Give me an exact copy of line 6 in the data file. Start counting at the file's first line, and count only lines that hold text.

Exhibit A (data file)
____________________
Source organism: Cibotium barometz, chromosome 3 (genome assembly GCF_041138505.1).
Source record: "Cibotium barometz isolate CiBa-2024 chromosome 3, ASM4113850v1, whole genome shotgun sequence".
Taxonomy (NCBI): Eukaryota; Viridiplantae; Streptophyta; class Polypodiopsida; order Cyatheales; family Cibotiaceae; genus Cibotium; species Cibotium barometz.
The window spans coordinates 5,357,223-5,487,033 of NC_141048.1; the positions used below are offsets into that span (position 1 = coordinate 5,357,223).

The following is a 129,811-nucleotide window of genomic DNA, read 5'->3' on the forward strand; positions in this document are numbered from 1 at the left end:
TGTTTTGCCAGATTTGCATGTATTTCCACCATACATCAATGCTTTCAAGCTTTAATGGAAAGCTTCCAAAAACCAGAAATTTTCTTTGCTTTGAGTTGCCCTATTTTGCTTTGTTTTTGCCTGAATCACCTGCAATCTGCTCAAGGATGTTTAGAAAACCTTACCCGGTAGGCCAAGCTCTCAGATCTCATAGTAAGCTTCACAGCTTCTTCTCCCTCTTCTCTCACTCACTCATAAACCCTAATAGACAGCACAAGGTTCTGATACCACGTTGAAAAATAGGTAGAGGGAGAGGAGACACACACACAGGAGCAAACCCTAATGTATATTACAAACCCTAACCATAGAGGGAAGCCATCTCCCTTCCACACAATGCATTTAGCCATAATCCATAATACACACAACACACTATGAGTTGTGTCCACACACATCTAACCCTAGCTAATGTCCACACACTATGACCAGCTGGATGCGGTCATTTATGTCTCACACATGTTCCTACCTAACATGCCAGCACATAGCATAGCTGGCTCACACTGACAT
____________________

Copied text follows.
TGTTTTGCCAGATTTGCATGTATTTCCACCATACATCAATGCTTTCAAGCTTTAATGGAAAGCTTCCAAAAACCAGAAATTTTCTTTGCTTTGAGTTGCCCTATTTTGCTTTGTTTTTGCCTGAATCACCTGCAATCTGCTCAAGGATGTTTAGAAAACCTTACCCGGTAGGCCAAGCTCTCAGATCTCATAGTAAGCTTCACAGCTTCTTCTCCCTCTTCTCTCACTCACTCATAAACCCTAATAGACAGCACAAGGTTCTGATACCACGTTGAAAAATAGGTAGAGGGAGAGGAGACACACACACAGGAGCAAACCCTAATGTATATTACAAACCCTAACCATAGAGGGAAGCCATCTCCCTTCCACACAATGCATTTAGCCATAATCCATAATACACACAACACACTATGAGTTGTGTCCACACACATCTAACCCTAGCTAATGTCCACACACTATGACCAGCTGGATGCGGTCATTTATGTCTCACACATGTTCCTACCTAACATGCCAGCACATAGCATAGCTGGCTCACACTGACAT